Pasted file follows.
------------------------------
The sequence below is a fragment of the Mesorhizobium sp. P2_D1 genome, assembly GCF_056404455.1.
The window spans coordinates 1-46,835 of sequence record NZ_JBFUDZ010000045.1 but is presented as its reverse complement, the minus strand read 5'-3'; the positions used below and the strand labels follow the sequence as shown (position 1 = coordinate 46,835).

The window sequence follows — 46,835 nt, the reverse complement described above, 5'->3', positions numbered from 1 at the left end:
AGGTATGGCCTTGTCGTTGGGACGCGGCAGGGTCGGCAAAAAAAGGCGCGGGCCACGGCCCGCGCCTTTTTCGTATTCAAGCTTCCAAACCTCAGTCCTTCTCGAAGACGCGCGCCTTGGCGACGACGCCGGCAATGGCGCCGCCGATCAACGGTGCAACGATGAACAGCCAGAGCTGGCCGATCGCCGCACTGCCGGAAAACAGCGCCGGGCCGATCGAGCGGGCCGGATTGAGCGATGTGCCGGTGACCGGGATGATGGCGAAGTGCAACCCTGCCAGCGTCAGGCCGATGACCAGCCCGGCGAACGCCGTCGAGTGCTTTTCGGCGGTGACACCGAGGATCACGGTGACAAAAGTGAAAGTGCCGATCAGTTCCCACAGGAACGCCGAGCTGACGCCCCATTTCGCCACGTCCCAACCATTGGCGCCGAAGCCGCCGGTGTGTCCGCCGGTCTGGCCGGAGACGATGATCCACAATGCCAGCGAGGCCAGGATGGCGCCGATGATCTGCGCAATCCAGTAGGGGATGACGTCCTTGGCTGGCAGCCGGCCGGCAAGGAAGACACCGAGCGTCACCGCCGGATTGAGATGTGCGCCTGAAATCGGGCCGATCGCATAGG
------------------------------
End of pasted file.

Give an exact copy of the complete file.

The sequence below is a fragment of the Mesorhizobium sp. P2_D1 genome, assembly GCF_056404455.1.
The window spans coordinates 1-46,835 of sequence record NZ_JBFUDZ010000045.1 but is presented as its reverse complement, the minus strand read 5'-3'; the positions used below and the strand labels follow the sequence as shown (position 1 = coordinate 46,835).

The window sequence follows — 46,835 nt, the reverse complement described above, 5'->3', positions numbered from 1 at the left end:
AGGTATGGCCTTGTCGTTGGGACGCGGCAGGGTCGGCAAAAAAAGGCGCGGGCCACGGCCCGCGCCTTTTTCGTATTCAAGCTTCCAAACCTCAGTCCTTCTCGAAGACGCGCGCCTTGGCGACGACGCCGGCAATGGCGCCGCCGATCAACGGTGCAACGATGAACAGCCAGAGCTGGCCGATCGCCGCACTGCCGGAAAACAGCGCCGGGCCGATCGAGCGGGCCGGATTGAGCGATGTGCCGGTGACCGGGATGATGGCGAAGTGCAACCCTGCCAGCGTCAGGCCGATGACCAGCCCGGCGAACGCCGTCGAGTGCTTTTCGGCGGTGACACCGAGGATCACGGTGACAAAAGTGAAAGTGCCGATCAGTTCCCACAGGAACGCCGAGCTGACGCCCCATTTCGCCACGTCCCAACCATTGGCGCCGAAGCCGCCGGTGTGTCCGCCGGTCTGGCCGGAGACGATGATCCACAATGCCAGCGAGGCCAGGATGGCGCCGATGATCTGCGCAATCCAGTAGGGGATGACGTCCTTGGCTGGCAGCCGGCCGGCAAGGAAGACACCGAGCGTCACCGCCGGATTGAGATGTGCGCCTGAAATCGGGCCGATCGCATAGG